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Expressing waves in complex form

  1. Sep 23, 2007 #1
    Question:
    Two waves have the same amplitude, speed, frequency moving in the same region of space. The resultant wave can be expressed like the sum of two waves: psy(y,t) = Asin(ky+wt) + Asin(ky-wt+pi).

    Express each wave individually using the complex representation. Demonstrate, using this representation, that the resultant wave can be expressed such as: psy(y,t)=2Acos(ky)sin(wt).

    What is the amplitude at y=0, y=pi/k?


    Attempt to answer:

    I've tried breaking this problem into pieces. I'm having quite a bit of difficulty converting the wave equations into complex form.

    I started by splitting the equation in two.

    psi1(y,t) = (ky + wt)
    psi2(y,t) = (ky - wt + pi)

    From there, I'm not sure what to do. I know that I have to convert it into a form of Ae^i(wt-kx+epsilon).

    Would simply be: psy1(y,t) = Ae^i(wt+ky) and psy2(y,t) = Ae^i(-wt+ky) ?

    I'm pretty confused about this. I don't know where to go from here or even if what I did has sense to it. Hopefully someone can help me out!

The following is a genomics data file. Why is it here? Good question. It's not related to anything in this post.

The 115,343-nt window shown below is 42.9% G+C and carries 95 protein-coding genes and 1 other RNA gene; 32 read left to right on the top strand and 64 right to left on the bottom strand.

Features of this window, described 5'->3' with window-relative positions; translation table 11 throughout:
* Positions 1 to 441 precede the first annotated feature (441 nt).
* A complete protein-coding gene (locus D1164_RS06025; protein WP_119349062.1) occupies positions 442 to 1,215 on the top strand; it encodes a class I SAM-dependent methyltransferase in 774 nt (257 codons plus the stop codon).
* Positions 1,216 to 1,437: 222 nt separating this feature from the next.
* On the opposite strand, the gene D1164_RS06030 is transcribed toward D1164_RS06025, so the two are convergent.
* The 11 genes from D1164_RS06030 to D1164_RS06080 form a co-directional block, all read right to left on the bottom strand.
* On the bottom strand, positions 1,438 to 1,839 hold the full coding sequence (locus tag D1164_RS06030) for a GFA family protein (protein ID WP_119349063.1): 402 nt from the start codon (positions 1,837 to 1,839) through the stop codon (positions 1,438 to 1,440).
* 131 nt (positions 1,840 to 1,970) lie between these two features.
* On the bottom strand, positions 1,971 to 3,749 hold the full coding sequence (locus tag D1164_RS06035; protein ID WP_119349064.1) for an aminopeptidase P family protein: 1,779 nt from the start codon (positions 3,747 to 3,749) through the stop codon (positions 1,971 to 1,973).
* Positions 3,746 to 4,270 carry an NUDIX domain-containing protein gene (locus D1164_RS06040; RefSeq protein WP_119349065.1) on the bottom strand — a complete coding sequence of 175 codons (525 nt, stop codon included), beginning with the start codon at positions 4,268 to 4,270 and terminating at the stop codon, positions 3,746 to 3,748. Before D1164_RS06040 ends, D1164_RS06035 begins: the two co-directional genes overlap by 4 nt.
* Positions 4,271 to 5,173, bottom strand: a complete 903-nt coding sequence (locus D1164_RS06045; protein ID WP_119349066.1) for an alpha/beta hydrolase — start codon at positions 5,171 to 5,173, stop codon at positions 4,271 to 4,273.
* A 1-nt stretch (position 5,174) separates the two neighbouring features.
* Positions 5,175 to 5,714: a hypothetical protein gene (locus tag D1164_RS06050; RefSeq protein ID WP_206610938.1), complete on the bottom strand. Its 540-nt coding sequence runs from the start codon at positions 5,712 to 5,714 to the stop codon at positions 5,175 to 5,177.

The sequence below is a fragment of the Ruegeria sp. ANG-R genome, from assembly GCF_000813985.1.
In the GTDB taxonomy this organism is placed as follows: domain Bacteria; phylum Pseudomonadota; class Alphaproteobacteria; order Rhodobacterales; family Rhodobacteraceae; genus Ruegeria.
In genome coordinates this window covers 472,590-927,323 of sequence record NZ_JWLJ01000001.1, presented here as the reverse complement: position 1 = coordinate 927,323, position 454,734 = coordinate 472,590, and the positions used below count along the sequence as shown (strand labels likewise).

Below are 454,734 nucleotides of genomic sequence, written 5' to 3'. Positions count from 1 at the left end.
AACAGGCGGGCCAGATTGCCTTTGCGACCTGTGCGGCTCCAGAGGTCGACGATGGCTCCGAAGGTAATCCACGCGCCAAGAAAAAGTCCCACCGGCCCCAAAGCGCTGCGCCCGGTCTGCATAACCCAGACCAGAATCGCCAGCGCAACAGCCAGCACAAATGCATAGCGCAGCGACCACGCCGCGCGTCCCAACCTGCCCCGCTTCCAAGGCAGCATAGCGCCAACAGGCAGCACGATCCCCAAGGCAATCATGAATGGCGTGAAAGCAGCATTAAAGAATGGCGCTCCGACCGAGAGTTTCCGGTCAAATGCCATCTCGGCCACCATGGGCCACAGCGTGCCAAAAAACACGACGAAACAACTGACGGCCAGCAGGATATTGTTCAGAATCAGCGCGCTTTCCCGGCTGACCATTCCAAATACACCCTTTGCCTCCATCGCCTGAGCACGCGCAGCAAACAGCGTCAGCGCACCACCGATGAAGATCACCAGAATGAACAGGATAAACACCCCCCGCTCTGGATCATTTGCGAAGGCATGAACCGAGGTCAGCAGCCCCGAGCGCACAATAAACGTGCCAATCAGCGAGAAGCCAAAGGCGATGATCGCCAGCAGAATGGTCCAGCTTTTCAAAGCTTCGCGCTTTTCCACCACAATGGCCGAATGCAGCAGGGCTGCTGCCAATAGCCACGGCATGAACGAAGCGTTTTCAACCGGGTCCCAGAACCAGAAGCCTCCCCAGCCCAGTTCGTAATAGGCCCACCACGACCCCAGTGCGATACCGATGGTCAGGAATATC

Last edited: Sep 24, 2007
  2. jcsd
  3. Sep 24, 2007 #2
    Anyone?
     
  4. Sep 24, 2007 #3

    robphy

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    Can you write [tex] \sin(\theta) [/tex] in terms of the exponential function?
     
  5. Sep 24, 2007 #4
    I think (not sure) that its: 1/2i(e^i[tex] (\theta) [/tex] - e^(-i[tex] (\theta) [/tex]))
     
  6. Sep 25, 2007 #5
    Would anyone know any websites that could explain the idea behind this because my book is limited when describing this concept?
     
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